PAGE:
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Can Deep Learning Raise the Quality of Low-Dose CT Images Above That of Normal-Dose CT Images?

T Bai1*, D Nguyen2, G Wang3, S Jiang4, (1,2,4) The University of Texas Southwestern Medical Ctr, Dallas, TX, (3) Rensselaer Polytechnic Institute, Troy, NY


(Sunday, 7/12/2020)   [Eastern Time (GMT-4)]

Room: AAPM ePoster Library

Purpose: work is to investigate the possibility whether deep learning can raise the low-dose CT image quality above that of normal-dose CT.

Methods: maintain the inherent high-resolution property despite of strong noise in the origin low-dose CT image, a resolution-maintenance path is required by using non-downsample convolution operators. To remove the noise artifact effectively, strong semantic features are required to describe the intrinsic pixel correlations, which can be achieved by using repeated downsample convolution operators for larger receptive field. Furthermore, multiscale features should also be extracted to further enhance the semantic features by fusing the low-level and high-level features together. Combining the above three essential factors together, a high-resolution network (HRNet) was introduced, which by design can deliver an effectively noise-suppressed image without compromise the resolution. The group normalization (GN) and weight standardization (WS) techniques were also used to stabilize the training phase. The Low-dose CT Challenge 2016 dataset was employed for validation. For comparison, the UNet equipped with instance normalization (UNet + IN) served as the baseline. The root-mean-square-error (RMSE) and the structural similarity index (SSIM) were used as the quantitative metrics.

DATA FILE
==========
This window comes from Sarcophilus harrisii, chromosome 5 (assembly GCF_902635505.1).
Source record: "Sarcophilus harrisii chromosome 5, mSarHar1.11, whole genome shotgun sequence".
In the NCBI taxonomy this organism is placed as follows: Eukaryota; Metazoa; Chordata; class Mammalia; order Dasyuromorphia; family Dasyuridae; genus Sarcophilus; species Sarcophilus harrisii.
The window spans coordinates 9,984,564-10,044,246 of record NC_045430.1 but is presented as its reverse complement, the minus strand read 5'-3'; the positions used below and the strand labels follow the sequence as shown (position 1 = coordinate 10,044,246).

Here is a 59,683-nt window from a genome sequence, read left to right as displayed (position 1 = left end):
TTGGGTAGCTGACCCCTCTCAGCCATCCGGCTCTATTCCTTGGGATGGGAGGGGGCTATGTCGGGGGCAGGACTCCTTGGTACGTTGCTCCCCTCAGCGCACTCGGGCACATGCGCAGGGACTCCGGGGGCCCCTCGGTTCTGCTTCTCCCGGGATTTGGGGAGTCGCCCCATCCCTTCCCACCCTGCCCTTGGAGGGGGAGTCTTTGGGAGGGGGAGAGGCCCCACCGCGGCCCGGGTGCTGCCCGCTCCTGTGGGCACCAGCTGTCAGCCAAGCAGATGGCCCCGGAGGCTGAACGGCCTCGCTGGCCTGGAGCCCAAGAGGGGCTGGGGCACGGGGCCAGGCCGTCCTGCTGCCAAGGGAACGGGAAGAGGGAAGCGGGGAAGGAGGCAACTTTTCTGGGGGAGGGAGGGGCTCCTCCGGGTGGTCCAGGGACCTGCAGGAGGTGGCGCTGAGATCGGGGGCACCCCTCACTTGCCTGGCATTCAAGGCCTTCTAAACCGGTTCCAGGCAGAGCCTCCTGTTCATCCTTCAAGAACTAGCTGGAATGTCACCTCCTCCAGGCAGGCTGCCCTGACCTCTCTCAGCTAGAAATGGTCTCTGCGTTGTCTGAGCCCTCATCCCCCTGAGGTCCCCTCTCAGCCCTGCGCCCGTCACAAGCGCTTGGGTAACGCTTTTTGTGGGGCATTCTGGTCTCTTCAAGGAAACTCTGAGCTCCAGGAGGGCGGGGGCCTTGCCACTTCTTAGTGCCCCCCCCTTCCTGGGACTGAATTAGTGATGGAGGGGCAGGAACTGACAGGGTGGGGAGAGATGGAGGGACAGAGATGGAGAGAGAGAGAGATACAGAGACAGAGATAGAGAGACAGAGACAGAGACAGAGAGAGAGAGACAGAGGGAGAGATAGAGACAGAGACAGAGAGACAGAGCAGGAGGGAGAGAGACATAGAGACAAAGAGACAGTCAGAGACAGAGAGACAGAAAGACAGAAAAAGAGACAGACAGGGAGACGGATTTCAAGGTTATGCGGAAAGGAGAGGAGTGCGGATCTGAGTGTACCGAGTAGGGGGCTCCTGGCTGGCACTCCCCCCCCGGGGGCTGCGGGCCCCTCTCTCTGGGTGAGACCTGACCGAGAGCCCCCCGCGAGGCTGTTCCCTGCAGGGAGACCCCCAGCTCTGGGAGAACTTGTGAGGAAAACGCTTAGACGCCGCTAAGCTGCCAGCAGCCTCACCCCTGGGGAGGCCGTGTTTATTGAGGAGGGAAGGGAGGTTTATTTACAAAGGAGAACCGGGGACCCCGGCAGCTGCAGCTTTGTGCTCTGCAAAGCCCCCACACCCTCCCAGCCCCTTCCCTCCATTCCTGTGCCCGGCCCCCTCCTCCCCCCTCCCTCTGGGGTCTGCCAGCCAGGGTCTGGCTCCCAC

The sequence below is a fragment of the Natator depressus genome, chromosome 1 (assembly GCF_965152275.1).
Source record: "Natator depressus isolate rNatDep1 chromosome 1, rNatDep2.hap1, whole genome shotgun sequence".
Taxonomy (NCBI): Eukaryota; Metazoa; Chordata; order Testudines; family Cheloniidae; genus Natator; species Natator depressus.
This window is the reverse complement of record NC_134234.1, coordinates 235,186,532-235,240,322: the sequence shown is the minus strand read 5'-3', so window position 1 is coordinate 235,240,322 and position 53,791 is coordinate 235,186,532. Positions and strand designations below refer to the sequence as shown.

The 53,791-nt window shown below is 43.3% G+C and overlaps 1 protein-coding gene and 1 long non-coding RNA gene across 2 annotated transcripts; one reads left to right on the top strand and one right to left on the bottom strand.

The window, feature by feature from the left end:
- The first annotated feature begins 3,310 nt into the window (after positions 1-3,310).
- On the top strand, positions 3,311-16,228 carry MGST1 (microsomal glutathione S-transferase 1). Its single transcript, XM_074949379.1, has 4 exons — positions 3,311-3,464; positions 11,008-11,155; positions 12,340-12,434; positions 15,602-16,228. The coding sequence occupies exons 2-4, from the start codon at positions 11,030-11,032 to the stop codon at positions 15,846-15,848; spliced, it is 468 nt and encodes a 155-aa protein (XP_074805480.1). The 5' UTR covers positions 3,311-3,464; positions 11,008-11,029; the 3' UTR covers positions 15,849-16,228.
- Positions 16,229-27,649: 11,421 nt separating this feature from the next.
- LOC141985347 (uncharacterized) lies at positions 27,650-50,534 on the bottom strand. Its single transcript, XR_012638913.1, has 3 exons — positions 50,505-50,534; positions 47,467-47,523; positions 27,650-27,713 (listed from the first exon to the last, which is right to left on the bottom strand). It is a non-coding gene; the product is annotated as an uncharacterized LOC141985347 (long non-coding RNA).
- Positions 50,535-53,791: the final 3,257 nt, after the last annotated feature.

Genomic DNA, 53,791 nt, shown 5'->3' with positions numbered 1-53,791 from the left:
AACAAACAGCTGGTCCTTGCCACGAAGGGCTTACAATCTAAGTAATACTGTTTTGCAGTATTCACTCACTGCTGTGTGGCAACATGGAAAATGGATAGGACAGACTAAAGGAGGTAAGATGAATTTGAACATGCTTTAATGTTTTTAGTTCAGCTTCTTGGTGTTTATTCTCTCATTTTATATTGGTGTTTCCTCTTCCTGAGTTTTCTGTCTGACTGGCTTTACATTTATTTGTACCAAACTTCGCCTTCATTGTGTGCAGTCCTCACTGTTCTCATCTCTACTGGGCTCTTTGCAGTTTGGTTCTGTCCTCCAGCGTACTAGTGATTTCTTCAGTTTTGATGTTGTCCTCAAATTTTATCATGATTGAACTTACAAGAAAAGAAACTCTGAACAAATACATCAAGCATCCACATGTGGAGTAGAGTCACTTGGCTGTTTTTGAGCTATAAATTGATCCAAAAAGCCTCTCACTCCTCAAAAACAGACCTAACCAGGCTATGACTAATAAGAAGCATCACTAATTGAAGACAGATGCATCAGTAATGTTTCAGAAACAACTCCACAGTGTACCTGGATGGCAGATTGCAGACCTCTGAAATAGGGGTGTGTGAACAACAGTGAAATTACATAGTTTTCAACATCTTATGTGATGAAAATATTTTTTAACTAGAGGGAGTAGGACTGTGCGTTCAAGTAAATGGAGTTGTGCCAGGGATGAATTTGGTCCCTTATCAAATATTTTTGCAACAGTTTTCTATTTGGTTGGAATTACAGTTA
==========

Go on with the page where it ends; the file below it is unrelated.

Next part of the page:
Results: inspection indicated that HRNet could produce much lower noise levels than both the quarter/normal dose CT images, but exhibited comparable resolution property as the normal-dose CT image. Moreover, the HRNet also outperformed the competing UNet based algorithm, regarding the better-preserved fine structures as well as the removed “bone-cliff” artifacts. In quantitative comparison, the UNet + IN baseline model had a SSIM/RMSE of 0.7079/62.78, which was boosted to 0.7380/55.55 by replacing the UNet with the HRNet, and was further improved to 0.7460/54.51 by using the HRNet + WS + GN model.

Conclusion: learning is able to raise the quality of low-dose CT images above that of normal-dose CT images by using the HRNet.

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